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Silver bracelet by Charles Edenshaw engraved with his wife’s dogfish family crest - Donald Ellis Gallery


attributed to Tahayghen (Charles Edenshaw), 1839-1920
Haida Gwaii, British Columbia

ca. 1890-1910


width: 1 ½"

Inventory # N4086


acquired by the National Gallery of Canada, Ottawa, ON


“Charles Edenshaw”, Vancouver Art Gallery, October 26, 2013 to February 2, 2014
“Charles Edenshaw”, National Gallery of Canada, March 2, 2014 to May 25, 2014


Charles Edenshaw, Wright, Augaitis and Hart, London, Black Dog Publishing, 2013, pg. 146


Haberland, Wolfgang. Donnervogel und Raubwal: Die indianische Kunst der Nordwestkuste Nordamerikas. Hamburg: Hamburgisches Museum fur Volkerkunde und Christians Verlag, 1979, pl. K-38

In the late 19th century Euro-Canadian missionaries repressed First Nations tattooing practices in an attempt to assimilate Indigenous peoples. Consequently many objects of personal adornment took on new historical significance. Beyond status and wealth, jewellery became an important medium for the public display of clan affiliation. Charles Edenshaw, also known by his Haida name Tahayghen, is the most renowned among a generation of Northwest Coast artists masterfully working newly available materials such as silver and gold. Producing bracelets for both Haida and non-Haida clientele, Edenshaw adapted traditional formline designs to produce a body of work that references family crests and Haida cosmology. As Bill McLennan and Karen Duffek so aptly state in Placing Style: a Look at Charles Edenshaw’s Bracelets Through Time: 'Charles Edenshaw created his wide-ranging, evolving and influential body of work during a period of profound cultural change in the Pacific Northwest Coast. Reaching artistic maturity in the mid to late 1800s, he developed a practice that was both rooted in a deep understanding of Haida art and cosmology, and part of an emerging modernity. His metalwork, in particular embodies that confluence of the high point of the “classical” Haida style of the nineteenth century and the social and economic conditions of the period of colonization within which he lived.’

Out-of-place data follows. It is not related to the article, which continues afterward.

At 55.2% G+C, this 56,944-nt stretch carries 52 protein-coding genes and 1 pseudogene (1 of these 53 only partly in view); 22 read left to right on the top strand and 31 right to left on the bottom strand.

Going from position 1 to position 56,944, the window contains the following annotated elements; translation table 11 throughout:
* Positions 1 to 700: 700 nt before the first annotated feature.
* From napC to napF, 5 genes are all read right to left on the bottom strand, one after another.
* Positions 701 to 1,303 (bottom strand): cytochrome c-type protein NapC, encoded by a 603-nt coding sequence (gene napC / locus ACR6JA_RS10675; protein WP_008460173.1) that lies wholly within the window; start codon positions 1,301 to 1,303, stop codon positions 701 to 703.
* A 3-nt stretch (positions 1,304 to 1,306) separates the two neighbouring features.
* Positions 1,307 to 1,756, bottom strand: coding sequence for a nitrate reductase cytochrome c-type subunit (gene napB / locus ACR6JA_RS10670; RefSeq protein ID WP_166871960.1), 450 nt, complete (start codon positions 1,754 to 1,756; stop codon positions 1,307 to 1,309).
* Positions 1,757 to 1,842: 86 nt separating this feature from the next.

Although occasionally commissioned to produce works of the same design, no two of Edenshaw’s extraordinary engravings are alike. The precise identity of the animal and/or human image being represented is difficult to ascertain in most Northwest Coast design, as it can combine a family crest with a particular myth or historical event. Transformation between animal and human forms can further complicate identification. However, in the impressive bracelet seen here, we can easily identify a dogfish at its center, which was the clan emblem of his wife Isabella. 

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